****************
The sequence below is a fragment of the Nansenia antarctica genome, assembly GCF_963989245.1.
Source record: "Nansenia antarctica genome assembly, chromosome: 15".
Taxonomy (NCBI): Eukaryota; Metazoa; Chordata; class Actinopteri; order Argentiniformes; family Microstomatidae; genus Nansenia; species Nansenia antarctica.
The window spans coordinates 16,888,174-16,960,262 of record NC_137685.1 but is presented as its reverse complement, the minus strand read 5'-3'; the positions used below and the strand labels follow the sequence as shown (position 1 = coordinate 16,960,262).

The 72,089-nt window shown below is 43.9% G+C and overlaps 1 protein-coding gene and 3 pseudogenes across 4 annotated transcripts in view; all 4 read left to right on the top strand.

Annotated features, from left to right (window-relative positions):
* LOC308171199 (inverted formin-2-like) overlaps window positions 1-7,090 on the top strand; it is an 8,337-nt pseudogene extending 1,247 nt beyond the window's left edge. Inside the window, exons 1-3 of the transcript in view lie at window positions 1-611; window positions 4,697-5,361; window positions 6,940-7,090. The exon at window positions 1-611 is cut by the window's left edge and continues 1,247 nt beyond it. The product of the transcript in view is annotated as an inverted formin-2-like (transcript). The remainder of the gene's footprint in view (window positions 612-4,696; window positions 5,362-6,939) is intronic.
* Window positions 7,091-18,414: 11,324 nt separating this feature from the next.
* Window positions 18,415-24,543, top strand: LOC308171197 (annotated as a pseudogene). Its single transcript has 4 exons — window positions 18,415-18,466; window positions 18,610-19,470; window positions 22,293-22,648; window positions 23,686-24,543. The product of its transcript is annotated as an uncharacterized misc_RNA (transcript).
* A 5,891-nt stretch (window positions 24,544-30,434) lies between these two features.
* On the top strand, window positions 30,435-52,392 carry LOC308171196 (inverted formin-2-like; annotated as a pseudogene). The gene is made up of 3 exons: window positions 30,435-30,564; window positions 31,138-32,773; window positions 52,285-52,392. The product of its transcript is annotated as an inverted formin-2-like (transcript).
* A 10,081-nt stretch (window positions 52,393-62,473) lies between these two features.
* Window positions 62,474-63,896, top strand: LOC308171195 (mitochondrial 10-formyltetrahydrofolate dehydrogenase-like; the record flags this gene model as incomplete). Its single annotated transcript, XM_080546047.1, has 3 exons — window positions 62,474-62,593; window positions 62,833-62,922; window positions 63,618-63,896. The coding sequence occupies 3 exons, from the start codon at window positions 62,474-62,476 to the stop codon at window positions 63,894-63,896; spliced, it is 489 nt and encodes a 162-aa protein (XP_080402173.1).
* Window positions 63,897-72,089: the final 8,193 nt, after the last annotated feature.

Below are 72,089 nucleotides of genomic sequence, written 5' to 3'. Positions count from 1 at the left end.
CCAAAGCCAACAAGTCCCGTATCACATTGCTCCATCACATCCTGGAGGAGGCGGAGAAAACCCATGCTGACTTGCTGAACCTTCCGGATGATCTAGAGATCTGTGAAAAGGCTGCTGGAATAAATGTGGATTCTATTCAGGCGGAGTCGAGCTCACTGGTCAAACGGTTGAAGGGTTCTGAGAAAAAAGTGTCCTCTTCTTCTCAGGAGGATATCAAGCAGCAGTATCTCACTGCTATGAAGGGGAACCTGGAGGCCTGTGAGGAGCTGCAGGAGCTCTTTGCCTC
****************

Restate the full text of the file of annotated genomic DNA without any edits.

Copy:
The sequence below is a fragment of the Nansenia antarctica genome, assembly GCF_963989245.1.
Source record: "Nansenia antarctica genome assembly, chromosome: 15".
Taxonomy (NCBI): Eukaryota; Metazoa; Chordata; class Actinopteri; order Argentiniformes; family Microstomatidae; genus Nansenia; species Nansenia antarctica.
The window spans coordinates 16,888,174-16,960,262 of record NC_137685.1 but is presented as its reverse complement, the minus strand read 5'-3'; the positions used below and the strand labels follow the sequence as shown (position 1 = coordinate 16,960,262).

The 72,089-nt window shown below is 43.9% G+C and overlaps 1 protein-coding gene and 3 pseudogenes across 4 annotated transcripts in view; all 4 read left to right on the top strand.

Annotated features, from left to right (window-relative positions):
* LOC308171199 (inverted formin-2-like) overlaps window positions 1-7,090 on the top strand; it is an 8,337-nt pseudogene extending 1,247 nt beyond the window's left edge. Inside the window, exons 1-3 of the transcript in view lie at window positions 1-611; window positions 4,697-5,361; window positions 6,940-7,090. The exon at window positions 1-611 is cut by the window's left edge and continues 1,247 nt beyond it. The product of the transcript in view is annotated as an inverted formin-2-like (transcript). The remainder of the gene's footprint in view (window positions 612-4,696; window positions 5,362-6,939) is intronic.
* Window positions 7,091-18,414: 11,324 nt separating this feature from the next.
* Window positions 18,415-24,543, top strand: LOC308171197 (annotated as a pseudogene). Its single transcript has 4 exons — window positions 18,415-18,466; window positions 18,610-19,470; window positions 22,293-22,648; window positions 23,686-24,543. The product of its transcript is annotated as an uncharacterized misc_RNA (transcript).
* A 5,891-nt stretch (window positions 24,544-30,434) lies between these two features.
* On the top strand, window positions 30,435-52,392 carry LOC308171196 (inverted formin-2-like; annotated as a pseudogene). The gene is made up of 3 exons: window positions 30,435-30,564; window positions 31,138-32,773; window positions 52,285-52,392. The product of its transcript is annotated as an inverted formin-2-like (transcript).
* A 10,081-nt stretch (window positions 52,393-62,473) lies between these two features.
* Window positions 62,474-63,896, top strand: LOC308171195 (mitochondrial 10-formyltetrahydrofolate dehydrogenase-like; the record flags this gene model as incomplete). Its single annotated transcript, XM_080546047.1, has 3 exons — window positions 62,474-62,593; window positions 62,833-62,922; window positions 63,618-63,896. The coding sequence occupies 3 exons, from the start codon at window positions 62,474-62,476 to the stop codon at window positions 63,894-63,896; spliced, it is 489 nt and encodes a 162-aa protein (XP_080402173.1).
* Window positions 63,897-72,089: the final 8,193 nt, after the last annotated feature.

Below are 72,089 nucleotides of genomic sequence, written 5' to 3'. Positions count from 1 at the left end.
CCAAAGCCAACAAGTCCCGTATCACATTGCTCCATCACATCCTGGAGGAGGCGGAGAAAACCCATGCTGACTTGCTGAACCTTCCGGATGATCTAGAGATCTGTGAAAAGGCTGCTGGAATAAATGTGGATTCTATTCAGGCGGAGTCGAGCTCACTGGTCAAACGGTTGAAGGGTTCTGAGAAAAAAGTGTCCTCTTCTTCTCAGGAGGATATCAAGCAGCAGTATCTCACTGCTATGAAGGGGAACCTGGAGGCCTGTGAGGAGCTGCAGGAGCTCTTTGCCTC